Genres of Resistance: Western-American Womanhood and Authorship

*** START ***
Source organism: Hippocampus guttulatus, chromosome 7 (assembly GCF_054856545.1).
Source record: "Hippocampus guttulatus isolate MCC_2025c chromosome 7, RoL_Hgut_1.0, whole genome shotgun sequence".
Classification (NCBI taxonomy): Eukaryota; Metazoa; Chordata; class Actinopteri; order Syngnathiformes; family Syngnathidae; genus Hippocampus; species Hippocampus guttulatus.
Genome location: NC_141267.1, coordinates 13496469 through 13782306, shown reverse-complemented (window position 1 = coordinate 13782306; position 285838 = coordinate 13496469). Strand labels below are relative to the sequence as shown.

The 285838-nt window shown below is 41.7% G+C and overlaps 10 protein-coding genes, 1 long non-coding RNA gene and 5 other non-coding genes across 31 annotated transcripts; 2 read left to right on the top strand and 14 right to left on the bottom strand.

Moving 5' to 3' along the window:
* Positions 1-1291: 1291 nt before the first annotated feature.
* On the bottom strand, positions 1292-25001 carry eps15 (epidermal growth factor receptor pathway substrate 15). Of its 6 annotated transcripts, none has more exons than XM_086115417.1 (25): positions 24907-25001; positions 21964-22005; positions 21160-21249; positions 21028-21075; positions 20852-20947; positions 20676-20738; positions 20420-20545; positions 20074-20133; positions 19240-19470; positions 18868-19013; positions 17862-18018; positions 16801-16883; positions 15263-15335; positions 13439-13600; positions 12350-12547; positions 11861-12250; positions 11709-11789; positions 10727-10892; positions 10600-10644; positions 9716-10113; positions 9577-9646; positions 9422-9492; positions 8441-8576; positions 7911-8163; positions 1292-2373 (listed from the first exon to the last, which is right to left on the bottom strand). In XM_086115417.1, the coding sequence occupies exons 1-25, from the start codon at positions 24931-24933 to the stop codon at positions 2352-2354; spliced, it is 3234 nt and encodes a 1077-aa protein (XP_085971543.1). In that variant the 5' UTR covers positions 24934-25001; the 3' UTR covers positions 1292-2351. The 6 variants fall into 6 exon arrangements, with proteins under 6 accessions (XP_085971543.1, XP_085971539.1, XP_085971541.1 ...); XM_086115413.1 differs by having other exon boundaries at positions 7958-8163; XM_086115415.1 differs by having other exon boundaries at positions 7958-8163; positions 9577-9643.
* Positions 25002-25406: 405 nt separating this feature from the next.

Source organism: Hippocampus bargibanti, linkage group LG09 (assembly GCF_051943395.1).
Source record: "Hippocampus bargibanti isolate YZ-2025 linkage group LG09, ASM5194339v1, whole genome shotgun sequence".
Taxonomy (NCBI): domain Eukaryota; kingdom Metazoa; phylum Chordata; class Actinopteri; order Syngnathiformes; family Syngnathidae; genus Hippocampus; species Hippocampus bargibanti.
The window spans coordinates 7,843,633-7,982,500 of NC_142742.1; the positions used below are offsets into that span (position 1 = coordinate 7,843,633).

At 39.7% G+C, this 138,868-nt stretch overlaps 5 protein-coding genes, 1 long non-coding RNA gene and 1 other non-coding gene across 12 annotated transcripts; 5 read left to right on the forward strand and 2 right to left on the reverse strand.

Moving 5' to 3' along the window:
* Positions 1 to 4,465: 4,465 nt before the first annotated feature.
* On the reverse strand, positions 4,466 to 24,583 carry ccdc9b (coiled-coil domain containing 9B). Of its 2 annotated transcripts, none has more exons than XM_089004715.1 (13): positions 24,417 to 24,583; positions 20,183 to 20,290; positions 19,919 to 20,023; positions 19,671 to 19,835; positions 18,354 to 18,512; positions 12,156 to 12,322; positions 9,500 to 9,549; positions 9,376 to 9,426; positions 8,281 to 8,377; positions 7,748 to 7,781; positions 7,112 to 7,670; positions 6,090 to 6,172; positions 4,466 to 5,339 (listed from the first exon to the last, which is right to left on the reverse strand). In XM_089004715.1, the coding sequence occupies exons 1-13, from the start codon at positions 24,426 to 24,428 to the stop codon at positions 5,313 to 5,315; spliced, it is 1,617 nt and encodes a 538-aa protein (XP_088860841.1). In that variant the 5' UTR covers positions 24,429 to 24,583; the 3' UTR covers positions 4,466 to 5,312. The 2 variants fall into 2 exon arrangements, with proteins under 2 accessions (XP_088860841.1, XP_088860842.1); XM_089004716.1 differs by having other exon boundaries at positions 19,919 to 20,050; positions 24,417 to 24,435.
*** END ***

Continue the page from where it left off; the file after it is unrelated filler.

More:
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Genres of Resistance: Western-American Womanhood and Authorship traces a genealogy of diverse, Western-American women writers who play with dominant literary genres to recover the histories and narratives written over by the nation’s discourses of Manifest Destiny, westward expansion, and American exceptionalism. The project is predicated on Benedict Anderson’s argument in Imagined Communities that the nation is an invention and that an homogenous, continuous national identity is imagined and sustained through print capitalism, specifically the 18th-century novel and newspaper industry. The project recognizes that, as the American nation moves into the 19th and early-20th centuries, the literary marketplace undergoes dramatic shifts and changes just as the nation is expanding geographically and increasing its global presence. Thus, the project is concerned with how the late-19th and early-20th century women writers considered—María Amparo Ruiz de Burton, Helen Hunt Jackson, Sui Sin Far, and an author this dissertation is introducing for the first time into critical discussions, Eva Rutland—use new genres (the short story and the travel essay) and new literary modes (sentimentalism, regionalism, and realism) as a means to speak back to the homogenizing efforts of dominant literary productions. Ultimately, the dissertation argues that the Western-American women writers considered in this project manipulate dominant literary genres to contest and compete for representative authority over the American West—its geography, its history, and its cultural and political identity.